Image

https://en.wikipedia.org/wiki/Votadini

https://en.wikipedia.org/wiki/Y_Gododdin

I would suggest that Catterick was still populated by its original inhabitants from Roman times, or rather their descendants. It's a perfect centre for trade and transport and is set in miles of very good farmland. I can't see them giving it all up to gangs of marauding Saxons coming up from Kent. These were well trained people as the men from the north were to find out.

Another thing to consider is the origin of the square or oblong houses we are told makes these people not Celts who built, we are told, round houses. They had been occupied for nearly five hundred years and obviously picked up on the new architectural styles. Especially if they lived in an army garrison town.

Others would say it was all made up by the Normans so why bother anyway. No answer to that one.
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Re: Every forum needs a Humour Section...

Postby Mick Harper » 7:21 pm

Even the dunderheads at the National Library of Wales concede this Battle of Catterick's only existence is from a poem in a 1265 manuscript. My own view is that the manuscript is actually an eighteenth or nineteenth century forgery. Why? Well, because calling Catterick 'Catreith' and Edinburgh 'Din Eidyn' is a giveaway. These forgers couldn't afford to be too subtle in case the dunderheads wouldn't get the connection at all!
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Re: Every forum needs a Humour Section...

Postby TisILeclerc » 8:47 pm

Catrice is mentioned in the Domesday book.

But it is also mentioned in an interesting way by Ptolemy. It is one of the 'climes' which were the Greek divisions of latitude.

24. 57° N 17:45 Katouraktonion in Britannia

https://en.wikipedia.org/wiki/Clime

So it's possible Catrice held an important position not just locally but globally.

https://en.wikipedia.org/wiki/Catterick ... _Yorkshire

Present-day Edinburgh was the location of Din Eidyn, a dun or hillfort associated with the kingdom of the Gododdin.[5] The term Din Eidyn first appears in Y Gododdin, a poem that depicts events relating to the Battle of Catraeth, thought to have been fought circa 600. The oldest manuscript of Y Gododdin forms part of the Book of Aneirin, which dates to around 1265[6] but which possibly is a copy of a lost 9th-century original. Some scholars consider that the poem was composed soon after the battle and was preserved in oral tradition while others believe it originated in Wales at some time in the 9th to 11th centuries.[7] The modern Scottish Gaelic name "Dùn Èideann" derives directly from the British Din Eidyn. The English and Scots form is similar, appending the element -burgh, from the Old English burh, also meaning "fort"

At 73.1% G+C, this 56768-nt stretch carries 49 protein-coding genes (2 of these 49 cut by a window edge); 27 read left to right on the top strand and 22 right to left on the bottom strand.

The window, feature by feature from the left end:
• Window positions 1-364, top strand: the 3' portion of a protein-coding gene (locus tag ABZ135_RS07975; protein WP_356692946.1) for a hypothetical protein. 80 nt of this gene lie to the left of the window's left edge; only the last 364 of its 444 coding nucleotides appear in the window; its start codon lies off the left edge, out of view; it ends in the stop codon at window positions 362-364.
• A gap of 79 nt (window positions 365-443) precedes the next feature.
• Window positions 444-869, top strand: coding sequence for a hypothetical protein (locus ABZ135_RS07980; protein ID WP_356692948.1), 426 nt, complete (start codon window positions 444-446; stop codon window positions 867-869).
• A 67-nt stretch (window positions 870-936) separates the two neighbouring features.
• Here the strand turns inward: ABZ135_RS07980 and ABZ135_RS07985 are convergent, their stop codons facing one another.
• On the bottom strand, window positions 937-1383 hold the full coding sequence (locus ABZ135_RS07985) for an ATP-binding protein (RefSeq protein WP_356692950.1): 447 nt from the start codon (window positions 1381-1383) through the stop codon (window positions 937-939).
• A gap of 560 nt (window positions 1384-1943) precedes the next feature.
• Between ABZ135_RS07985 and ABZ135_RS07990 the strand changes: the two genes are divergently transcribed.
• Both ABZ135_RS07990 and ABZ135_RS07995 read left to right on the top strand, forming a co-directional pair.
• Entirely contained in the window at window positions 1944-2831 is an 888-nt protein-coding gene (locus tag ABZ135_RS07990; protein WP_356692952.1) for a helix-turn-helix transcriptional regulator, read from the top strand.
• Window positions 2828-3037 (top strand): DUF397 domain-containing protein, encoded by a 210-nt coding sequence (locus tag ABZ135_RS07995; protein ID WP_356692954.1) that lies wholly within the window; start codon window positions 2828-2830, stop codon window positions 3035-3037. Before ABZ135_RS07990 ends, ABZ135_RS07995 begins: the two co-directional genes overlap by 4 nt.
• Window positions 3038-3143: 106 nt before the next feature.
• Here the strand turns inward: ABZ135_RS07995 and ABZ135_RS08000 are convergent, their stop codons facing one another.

https://en.wikipedia.org/wiki/Etymology_of_Edinburgh
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Re: Every forum needs a Humour Section...

Postby Mick Harper » 8:56 pm

Most valuable. You confirm that orthodoxy's view that Edinburgh is a 'Celtic' town relies entirely on this poem (whether it was written in 1265 or 1765). Either way it is useless as evidence for Edinburgh's early history. Our own view of course is that it is an English name. Burgh does not mean 'fort', it is just the normal suffix meaning an enclosed space. The Scottish equivalent of the English 'borough'. As the chief 'enclosed space' of Scotland, i.e. the capital, they built a fort there.
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Re: Every forum needs a Humour Section...

Postby TisILeclerc » 9:39 pm

Votadini.

Caer Dini.

Dun Eideann

It was probably the broch or burh or burgh or burg or bourg or borrow of the tribe called the Dini or the Deni or something like that.

Unless it is the borough of good king Edin of course.

Besides which the Celts were a French tribe. Not a British tribe.

The southern boundary of the 'Scots' on the west came down through Cumbria and finished up on Stainmore Common in North Yorkshire. But then foreigners don't understand the north do they?
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Re: Every forum needs a Humour Section...

Postby Mick Harper » 9:56 pm

I don't mind who they were or how low they got as long as they were people speaking roughly the same language spoken in Edinburgh today. Plus ça change.
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Re: Every forum needs a Humour Section...

Postby Boreades » 10:57 pm

TisILeclerc wrote:Catrice is mentioned in the Domesday book.

But it is also mentioned in an interesting way by Ptolemy. It is one of the 'climes' which were the Greek divisions of latitude.


Tisi, you are a genius. If you were here I would kiss you.
You have just given me the missing piece in my jigsaw picture of how fractional latitudes relate to time-keeping.
Many thanks, and may God bless all who sail in you.